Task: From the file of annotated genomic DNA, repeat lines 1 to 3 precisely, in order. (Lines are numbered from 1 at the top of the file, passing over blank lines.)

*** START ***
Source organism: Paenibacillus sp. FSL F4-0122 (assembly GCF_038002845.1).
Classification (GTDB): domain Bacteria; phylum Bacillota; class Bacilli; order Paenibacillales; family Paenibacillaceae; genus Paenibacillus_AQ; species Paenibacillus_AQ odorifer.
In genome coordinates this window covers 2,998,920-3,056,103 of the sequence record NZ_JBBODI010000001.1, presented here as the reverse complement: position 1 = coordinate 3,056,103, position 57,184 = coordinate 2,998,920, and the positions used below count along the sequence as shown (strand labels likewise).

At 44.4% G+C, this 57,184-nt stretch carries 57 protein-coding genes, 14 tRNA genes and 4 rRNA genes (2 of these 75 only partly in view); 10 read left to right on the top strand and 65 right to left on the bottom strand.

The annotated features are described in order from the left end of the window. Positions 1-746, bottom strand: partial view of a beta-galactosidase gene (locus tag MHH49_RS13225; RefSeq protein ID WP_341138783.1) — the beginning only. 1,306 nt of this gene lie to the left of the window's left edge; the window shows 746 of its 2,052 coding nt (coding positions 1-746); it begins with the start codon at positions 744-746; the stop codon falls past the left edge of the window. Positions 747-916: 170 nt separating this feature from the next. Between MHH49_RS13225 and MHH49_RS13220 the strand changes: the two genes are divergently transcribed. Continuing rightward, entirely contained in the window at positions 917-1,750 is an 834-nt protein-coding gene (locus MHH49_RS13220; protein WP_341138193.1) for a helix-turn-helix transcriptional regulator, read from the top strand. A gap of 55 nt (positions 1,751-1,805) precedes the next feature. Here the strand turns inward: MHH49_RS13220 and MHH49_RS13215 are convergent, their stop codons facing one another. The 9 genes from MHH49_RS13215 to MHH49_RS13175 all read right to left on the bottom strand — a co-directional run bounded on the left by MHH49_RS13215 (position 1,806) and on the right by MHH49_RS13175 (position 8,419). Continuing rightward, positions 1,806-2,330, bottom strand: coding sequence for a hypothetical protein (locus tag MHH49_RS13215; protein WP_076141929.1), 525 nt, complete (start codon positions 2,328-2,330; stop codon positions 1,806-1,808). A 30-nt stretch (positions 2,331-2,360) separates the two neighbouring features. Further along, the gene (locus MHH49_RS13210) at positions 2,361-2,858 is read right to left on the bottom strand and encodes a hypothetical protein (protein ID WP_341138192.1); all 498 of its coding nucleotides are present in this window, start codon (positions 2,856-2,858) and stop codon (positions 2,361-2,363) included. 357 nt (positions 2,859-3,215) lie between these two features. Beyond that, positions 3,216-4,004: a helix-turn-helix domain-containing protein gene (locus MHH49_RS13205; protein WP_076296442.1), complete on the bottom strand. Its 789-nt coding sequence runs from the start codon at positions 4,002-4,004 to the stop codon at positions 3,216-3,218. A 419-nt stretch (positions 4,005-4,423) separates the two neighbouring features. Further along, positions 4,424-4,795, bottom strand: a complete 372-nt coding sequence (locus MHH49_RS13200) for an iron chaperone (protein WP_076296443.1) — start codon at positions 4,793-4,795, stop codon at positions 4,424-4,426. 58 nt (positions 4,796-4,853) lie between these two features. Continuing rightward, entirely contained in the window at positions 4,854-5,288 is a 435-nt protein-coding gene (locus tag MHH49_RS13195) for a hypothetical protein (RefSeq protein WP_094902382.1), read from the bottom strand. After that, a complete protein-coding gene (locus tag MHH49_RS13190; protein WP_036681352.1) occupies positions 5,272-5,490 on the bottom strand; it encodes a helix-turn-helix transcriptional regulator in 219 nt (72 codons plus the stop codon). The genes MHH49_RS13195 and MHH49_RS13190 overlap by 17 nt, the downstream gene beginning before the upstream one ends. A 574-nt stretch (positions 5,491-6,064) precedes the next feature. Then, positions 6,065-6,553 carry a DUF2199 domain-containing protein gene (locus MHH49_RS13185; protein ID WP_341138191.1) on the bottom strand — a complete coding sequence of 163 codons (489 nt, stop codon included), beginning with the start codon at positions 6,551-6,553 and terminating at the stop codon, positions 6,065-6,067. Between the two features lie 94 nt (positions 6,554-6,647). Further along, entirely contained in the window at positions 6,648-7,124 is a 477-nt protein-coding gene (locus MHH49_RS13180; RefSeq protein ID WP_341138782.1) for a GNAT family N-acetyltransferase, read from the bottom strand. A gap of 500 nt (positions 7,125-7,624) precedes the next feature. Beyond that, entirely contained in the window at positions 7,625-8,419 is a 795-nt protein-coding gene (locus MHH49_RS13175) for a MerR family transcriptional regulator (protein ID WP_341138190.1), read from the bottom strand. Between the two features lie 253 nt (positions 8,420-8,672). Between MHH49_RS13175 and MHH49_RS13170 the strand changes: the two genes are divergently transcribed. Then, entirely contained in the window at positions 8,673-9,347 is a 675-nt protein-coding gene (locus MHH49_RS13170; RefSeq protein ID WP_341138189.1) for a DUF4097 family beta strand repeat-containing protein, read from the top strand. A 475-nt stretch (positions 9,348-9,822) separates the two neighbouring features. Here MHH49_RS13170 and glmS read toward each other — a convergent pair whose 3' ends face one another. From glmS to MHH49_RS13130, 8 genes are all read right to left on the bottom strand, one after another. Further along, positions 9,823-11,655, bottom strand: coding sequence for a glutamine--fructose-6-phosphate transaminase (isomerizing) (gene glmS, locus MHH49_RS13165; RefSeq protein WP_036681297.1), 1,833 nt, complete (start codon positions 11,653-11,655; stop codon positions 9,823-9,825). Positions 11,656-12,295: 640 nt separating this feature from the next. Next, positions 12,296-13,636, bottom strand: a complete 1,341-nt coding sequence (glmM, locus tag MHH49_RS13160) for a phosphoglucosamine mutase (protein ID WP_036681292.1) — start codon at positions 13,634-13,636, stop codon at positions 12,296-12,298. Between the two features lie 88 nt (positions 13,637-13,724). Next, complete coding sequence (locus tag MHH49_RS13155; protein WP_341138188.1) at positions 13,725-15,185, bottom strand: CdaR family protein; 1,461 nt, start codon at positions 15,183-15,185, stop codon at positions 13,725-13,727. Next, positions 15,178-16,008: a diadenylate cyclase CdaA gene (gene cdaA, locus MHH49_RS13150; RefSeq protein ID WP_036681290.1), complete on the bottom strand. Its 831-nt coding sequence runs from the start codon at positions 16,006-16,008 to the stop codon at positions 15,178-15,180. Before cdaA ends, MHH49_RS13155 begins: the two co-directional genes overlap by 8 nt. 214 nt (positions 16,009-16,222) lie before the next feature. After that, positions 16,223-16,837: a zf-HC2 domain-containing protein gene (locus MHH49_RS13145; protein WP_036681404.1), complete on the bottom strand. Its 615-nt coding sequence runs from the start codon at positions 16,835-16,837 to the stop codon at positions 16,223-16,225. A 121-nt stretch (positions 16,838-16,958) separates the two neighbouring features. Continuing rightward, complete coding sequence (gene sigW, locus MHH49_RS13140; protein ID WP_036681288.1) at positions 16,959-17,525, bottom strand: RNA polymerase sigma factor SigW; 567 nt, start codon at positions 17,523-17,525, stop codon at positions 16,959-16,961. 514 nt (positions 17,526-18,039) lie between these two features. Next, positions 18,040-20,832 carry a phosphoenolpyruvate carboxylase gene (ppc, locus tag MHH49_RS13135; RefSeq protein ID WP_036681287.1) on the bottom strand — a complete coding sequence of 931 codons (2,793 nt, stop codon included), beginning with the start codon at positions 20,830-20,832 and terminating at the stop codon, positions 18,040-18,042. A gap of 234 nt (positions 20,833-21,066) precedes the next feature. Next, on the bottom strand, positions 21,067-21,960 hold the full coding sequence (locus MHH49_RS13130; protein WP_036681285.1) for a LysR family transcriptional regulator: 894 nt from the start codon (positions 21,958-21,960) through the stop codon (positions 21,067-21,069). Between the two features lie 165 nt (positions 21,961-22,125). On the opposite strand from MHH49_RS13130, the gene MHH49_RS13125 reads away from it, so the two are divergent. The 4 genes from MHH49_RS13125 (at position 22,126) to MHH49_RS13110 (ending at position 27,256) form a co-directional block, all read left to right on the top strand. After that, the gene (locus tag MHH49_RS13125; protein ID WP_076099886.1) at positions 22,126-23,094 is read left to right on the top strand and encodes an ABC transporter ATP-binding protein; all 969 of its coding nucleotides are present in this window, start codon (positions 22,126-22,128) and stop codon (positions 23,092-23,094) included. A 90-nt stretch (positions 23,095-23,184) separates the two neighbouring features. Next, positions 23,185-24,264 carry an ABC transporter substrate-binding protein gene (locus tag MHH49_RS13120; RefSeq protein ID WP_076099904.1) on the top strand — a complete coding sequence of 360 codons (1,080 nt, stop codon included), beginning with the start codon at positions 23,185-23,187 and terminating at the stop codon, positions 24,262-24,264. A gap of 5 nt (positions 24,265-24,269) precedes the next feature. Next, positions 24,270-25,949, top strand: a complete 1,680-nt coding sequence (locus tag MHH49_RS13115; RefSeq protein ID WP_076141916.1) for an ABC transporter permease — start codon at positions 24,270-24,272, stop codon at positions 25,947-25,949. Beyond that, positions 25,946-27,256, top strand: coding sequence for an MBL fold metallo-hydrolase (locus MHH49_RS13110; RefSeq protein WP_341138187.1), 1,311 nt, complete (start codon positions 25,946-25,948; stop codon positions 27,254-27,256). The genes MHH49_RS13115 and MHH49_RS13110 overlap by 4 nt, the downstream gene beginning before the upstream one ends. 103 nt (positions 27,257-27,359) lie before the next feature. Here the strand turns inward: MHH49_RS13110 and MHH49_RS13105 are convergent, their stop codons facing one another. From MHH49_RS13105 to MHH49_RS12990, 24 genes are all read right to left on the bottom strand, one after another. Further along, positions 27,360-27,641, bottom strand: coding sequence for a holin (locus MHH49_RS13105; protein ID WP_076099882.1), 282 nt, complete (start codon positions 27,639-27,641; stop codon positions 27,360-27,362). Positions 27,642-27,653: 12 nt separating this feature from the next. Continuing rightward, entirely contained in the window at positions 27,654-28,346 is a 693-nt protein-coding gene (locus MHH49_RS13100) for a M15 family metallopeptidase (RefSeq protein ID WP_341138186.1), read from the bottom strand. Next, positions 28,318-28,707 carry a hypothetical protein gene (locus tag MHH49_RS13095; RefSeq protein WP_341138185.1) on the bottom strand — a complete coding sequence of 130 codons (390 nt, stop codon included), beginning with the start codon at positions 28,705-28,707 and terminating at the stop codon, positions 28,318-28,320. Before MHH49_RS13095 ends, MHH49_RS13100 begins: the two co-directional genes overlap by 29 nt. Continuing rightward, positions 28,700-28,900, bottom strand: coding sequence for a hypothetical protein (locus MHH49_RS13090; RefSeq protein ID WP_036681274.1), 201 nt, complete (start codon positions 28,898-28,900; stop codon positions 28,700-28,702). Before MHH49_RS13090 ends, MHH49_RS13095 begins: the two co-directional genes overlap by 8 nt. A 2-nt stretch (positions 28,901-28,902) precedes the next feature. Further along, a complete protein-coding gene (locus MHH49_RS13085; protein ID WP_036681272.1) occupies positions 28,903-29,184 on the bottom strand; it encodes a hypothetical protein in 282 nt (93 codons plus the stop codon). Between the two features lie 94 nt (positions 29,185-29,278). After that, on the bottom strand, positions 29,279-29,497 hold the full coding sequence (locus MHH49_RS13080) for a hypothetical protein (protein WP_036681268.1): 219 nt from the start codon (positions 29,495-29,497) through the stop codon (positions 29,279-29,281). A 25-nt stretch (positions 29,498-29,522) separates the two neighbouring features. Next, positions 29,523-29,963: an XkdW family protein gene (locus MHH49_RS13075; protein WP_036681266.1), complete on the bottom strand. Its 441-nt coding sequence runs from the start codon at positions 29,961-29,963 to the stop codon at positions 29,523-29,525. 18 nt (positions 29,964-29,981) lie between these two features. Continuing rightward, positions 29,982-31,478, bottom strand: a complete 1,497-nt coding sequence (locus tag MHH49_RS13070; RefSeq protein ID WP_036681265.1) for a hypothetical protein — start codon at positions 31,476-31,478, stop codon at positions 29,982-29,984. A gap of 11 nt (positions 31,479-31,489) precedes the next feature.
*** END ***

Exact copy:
Source organism: Paenibacillus sp. FSL F4-0122 (assembly GCF_038002845.1).
Classification (GTDB): domain Bacteria; phylum Bacillota; class Bacilli; order Paenibacillales; family Paenibacillaceae; genus Paenibacillus_AQ; species Paenibacillus_AQ odorifer.
In genome coordinates this window covers 2,998,920-3,056,103 of the sequence record NZ_JBBODI010000001.1, presented here as the reverse complement: position 1 = coordinate 3,056,103, position 57,184 = coordinate 2,998,920, and the positions used below count along the sequence as shown (strand labels likewise).